Then there are structural changes like the mix of companies contained in a given index. There are very few companies in the S&P 500 that comprised the original index when it was created in 1957. And there are entirely new industries that have sprung up that hadn’t existed years ago – software, semiconductors, mobile telephony and the like. These new industries carry with them inherently higher profit margins that, to the unionized industrial behemoths of the 20th century, would’ve seemed impossible. My friend Justin Golden notes that Facebook has 5,000 employees generating $7 billion in revenues and it’s got a market value of $140 billion – triple that of General Motors, which employs 200,000 people. In the late 1970′s heyday of GM, it employed 600,000 workers and generated $63 billion in sales. Why anyone believes that measures of profitability from one era to another are in any way comparable – or that mean reversion will automatically kick in at some point to smash them back together – is inconceivable.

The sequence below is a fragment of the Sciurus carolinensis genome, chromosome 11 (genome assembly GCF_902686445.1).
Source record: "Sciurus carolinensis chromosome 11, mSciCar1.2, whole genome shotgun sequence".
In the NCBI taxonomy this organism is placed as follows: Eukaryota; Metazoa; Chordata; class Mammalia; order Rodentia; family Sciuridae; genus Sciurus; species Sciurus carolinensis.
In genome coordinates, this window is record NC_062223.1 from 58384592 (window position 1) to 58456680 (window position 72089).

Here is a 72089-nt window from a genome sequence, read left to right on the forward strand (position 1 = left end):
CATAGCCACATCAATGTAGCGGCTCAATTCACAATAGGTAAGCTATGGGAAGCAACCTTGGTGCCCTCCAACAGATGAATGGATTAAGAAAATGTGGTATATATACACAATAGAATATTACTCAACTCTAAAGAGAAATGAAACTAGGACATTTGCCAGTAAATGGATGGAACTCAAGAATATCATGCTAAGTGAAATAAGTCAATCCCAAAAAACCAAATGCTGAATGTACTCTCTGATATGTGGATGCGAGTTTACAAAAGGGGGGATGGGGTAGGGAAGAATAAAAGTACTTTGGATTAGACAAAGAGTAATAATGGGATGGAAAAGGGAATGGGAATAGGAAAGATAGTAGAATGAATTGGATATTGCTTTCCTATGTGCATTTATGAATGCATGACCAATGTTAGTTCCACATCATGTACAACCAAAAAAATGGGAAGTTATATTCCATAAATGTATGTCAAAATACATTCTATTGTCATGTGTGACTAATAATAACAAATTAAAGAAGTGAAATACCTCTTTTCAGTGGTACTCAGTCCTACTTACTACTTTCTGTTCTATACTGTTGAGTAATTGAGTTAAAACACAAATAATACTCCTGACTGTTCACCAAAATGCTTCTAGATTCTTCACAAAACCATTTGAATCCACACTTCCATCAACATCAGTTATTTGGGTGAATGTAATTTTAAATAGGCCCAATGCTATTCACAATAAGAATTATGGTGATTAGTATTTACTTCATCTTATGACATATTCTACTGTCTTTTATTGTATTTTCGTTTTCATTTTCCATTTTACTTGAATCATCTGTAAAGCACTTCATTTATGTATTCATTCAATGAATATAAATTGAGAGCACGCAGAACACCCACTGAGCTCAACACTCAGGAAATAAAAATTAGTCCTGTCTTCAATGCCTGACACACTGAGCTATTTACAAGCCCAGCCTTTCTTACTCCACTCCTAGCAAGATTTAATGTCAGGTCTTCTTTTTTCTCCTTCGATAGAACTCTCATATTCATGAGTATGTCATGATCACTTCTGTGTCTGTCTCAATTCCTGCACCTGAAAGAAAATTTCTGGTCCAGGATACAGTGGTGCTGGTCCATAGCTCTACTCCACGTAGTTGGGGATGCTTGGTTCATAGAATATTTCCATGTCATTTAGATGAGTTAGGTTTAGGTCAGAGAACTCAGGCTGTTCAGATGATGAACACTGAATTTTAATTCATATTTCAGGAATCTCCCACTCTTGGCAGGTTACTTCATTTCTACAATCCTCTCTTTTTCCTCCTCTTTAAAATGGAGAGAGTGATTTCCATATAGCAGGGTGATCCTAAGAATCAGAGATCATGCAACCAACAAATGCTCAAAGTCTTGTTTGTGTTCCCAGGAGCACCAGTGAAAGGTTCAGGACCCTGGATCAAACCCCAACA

The Technology sector is almost twenty percent of the S&P 500, one fifth, and the stocks it’s comprised of are exponentially more profitable than former leadership groups in the index. Software companies in the S&P carry net margins north of 20% while consumer staples (food, tobacco, beverages) companies sport margins of under 3%! For energy stocks it’s closer to 10% and for industrial goods manufacturers it’s 7%. And people are surprised that corporate profit margins have been high and trending higher since the advent of the web in the mid-1990′s. Where is the mystery?